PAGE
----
|If you want to help the poor
do not sell them into slavery
I think one of the greatest deceptions affecting a younger generations of Christians in America is this one: If you don’t support “helping the poor by force” via civil government, then you don’t care about the poor.
I think those that hold to this belief would vehemently oppose that way of saying it, but that is indeed the logic behind what is being said.
I would go so far as to say compulsory government “help” of the “poor” is very unloving. It robs resources from the productive. It robs their opportunity to give and share and bless. It sells the poor into slavery to government-poverty-mindset systems. If taken too far it will also impoverish the “wealthy” and there will be no wealth left to “distribute.”
The Bible encourages us to “work with our hands so that we would have something to give to those in need.” (Eph 4:28) It also says that “he who does not work does not eat.” (II Thes 3:10)
Productive people voluntarily reaching out to those who don’t know how to be productive is the plan presented in the Bible. Mercy and help even to other productive people whose circumstances have brought difficulty is fitting as well. (In other words, I am not assuming that everyone in need is unproductive. Any of us can come upon hard times!)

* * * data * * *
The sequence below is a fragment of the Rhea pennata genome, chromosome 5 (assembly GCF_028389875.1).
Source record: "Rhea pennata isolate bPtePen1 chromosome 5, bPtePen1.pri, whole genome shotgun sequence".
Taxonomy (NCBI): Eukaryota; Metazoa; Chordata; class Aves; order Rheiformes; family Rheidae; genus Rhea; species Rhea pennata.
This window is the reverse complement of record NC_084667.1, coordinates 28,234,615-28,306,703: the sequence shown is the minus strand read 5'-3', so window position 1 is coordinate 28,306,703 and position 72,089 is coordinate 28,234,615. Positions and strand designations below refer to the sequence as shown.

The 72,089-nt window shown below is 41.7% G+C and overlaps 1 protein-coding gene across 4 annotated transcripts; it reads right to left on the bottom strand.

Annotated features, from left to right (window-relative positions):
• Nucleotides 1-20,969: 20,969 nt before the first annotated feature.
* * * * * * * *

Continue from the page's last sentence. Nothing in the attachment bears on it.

|Without a Doubt we need to be productive
in order to have something to help others in need!
The Old Testament (and New) also provides for help to those whose productivity is limited through no fault of their own. This help primarily comes through family, but God also made provision for orphans, widows, and poor wanderers (Deut 10:18, Isa 58:7, James 1:27). I haven’t read anywhere, though, that presents a compulsory tax-and-distribute based solution.
There is indeed compulsion from our conscience. There is compulsion through God’s promises to bless or curse; but there is no compulsion from a Messianic State.
The State cannot save us, only God can; and we can spread the solution to others by exemplifying generosity and teaching God’s ways.
Summary: It is not loving or Christian to “tax the rich” in order to “help the poor.” It is loving to teach God’s ways and be generous with those in need.